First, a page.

“Kevin…please. I’ll be so sad if you stay single for the rest of your life.”
He turned away from her. “I don’t want to talk about this.”
She grabbed his hand. “But, we have to! I could be dead tomorrow.”
He looked at her through the forming tears. How could she be so casual about this? She was so brave.
“My love, listen to me.” She scooted closer to him and caressed his hands. “I want you to be happy. I want you to have kids. I want you to have all the things you’re not going to have with me. Consider it to be my dying wish.”
He always thought he knew better than her. He was the logical, stable one. She was a butterfly, flitting around to everything that tickled her fancy. Pinning her down seemed impossible. He never liked the idea of moving on so quickly, but he wanted to make her happy. Against his better judgment, he got back out there and dated while still in heavy grief. He wasn’t in the right frame of mind, but he did it. The first time he had sex with another woman, he cried and freaked her out. It felt like such a betrayal. He knew it wasn’t. He had Caroline’s permission not that he needed it. But, it still felt wrong.
Despite what he felt, he yearned to grant Caroline her wish; she deserved it. He never saw that first woman again and moved on to someone else. After a few more women, he found sex to be the ultimate stress reliever. Sadness did not exist while thrusting his body against some stranger. Eventually, he made it his goal to not be sad anymore and slept with whoever approached him. In those days, he had quite the following as his social and financial status skyrocketed. All he had to do was make sure he was visible.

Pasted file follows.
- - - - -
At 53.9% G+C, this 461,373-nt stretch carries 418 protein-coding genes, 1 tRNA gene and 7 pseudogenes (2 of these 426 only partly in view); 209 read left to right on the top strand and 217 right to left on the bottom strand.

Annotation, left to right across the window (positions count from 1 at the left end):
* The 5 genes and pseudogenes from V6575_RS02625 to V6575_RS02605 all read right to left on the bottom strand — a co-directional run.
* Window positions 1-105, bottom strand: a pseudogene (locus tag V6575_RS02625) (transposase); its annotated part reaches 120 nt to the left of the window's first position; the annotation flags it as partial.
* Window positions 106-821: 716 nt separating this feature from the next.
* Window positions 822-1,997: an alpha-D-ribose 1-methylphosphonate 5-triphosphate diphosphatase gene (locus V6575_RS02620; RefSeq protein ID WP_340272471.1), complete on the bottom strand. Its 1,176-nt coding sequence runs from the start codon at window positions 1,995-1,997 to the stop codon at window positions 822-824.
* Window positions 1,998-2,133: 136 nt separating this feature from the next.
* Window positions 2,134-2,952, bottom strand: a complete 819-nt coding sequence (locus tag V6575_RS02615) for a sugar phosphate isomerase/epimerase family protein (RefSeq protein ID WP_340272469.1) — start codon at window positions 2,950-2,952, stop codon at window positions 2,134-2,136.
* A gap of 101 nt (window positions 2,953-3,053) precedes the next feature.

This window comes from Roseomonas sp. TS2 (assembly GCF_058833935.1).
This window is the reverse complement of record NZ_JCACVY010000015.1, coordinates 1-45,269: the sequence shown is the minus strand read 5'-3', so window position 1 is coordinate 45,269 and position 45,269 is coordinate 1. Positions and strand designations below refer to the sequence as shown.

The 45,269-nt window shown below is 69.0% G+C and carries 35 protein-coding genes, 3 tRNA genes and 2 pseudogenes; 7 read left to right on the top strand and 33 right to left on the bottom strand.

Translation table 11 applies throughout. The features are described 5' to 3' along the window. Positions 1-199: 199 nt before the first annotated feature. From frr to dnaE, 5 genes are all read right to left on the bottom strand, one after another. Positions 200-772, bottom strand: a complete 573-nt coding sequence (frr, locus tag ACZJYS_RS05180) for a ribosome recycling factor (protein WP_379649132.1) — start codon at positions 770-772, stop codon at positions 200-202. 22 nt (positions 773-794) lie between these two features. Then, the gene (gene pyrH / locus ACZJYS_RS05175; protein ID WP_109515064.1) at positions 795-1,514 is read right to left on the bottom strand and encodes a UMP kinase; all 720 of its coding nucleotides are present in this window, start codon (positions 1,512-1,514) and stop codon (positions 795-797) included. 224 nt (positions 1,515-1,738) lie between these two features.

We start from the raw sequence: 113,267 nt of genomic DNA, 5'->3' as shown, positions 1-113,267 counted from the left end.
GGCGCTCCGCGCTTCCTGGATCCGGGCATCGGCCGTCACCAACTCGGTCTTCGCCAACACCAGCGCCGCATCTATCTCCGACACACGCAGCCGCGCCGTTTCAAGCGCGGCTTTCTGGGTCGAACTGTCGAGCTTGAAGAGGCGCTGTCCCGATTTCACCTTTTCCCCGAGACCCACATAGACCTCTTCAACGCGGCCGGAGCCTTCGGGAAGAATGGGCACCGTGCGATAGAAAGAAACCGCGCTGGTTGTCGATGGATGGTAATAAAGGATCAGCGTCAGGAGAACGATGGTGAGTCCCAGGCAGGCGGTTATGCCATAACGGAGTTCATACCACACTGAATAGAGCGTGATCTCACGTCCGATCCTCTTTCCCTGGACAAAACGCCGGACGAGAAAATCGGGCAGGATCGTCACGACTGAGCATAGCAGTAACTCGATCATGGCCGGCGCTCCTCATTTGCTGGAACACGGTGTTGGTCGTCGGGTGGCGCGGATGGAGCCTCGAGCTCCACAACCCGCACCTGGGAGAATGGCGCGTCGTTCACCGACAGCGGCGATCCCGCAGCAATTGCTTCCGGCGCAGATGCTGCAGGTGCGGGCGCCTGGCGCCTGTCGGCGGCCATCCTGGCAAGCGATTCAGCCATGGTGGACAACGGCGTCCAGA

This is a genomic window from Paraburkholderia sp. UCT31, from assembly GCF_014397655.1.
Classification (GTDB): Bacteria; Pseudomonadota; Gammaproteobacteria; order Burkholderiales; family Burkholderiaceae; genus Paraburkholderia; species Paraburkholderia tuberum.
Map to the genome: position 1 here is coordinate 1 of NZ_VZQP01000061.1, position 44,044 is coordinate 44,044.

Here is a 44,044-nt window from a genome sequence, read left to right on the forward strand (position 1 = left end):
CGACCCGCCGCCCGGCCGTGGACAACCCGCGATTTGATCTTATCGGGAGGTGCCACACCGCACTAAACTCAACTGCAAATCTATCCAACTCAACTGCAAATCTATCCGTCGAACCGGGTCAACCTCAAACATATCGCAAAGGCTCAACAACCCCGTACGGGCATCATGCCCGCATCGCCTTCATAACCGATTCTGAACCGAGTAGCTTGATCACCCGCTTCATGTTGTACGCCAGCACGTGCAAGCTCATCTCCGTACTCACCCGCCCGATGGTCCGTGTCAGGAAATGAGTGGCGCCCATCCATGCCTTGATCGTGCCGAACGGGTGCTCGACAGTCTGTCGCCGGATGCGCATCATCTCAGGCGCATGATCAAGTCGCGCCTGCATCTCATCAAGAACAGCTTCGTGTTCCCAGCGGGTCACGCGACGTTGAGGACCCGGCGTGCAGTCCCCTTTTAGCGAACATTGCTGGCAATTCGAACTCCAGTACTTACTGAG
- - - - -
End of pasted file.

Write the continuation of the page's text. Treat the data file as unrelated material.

After a while, he felt as though he had lost a part of himself. To be honest, he didn’t even recognize himself anymore. He wasn’t the kind of guy who slept around, and it disgusted him after some time. He was a one-woman man who valued relationships and desired to share his life with that woman and their family. That wild, adventurous period was fun, but it needed to end. He needed a proper time of grief and to take care of himself.
Shame followed him everywhere he went, especially at night with Caroline’s painting in the room. He used to talk to it, apologizing for what he had become and failing to do what she wanted him to do. He was a mess in those days. He felt guilty for everything: betraying her, failing her, believing he knew better than her but doing the opposite. That guilt led to other unhealthy views of himself which made him retreat into a shell and rendered him unavailable. No one would ever want someone so disappointing and broken. Punishing himself and protecting unsuspecting women from his demons seemed like the best course of action.
Getting close to Juliana was new and frightening, and soiling her young, innocent life concerned him. He came up with so many insignificant excuses for why he shouldn’t get close to her along with the lies he told himself. Some of the lies had elements of truth in them, and he was so confused. But, all of his efforts were futile for he ended up loving her anyway.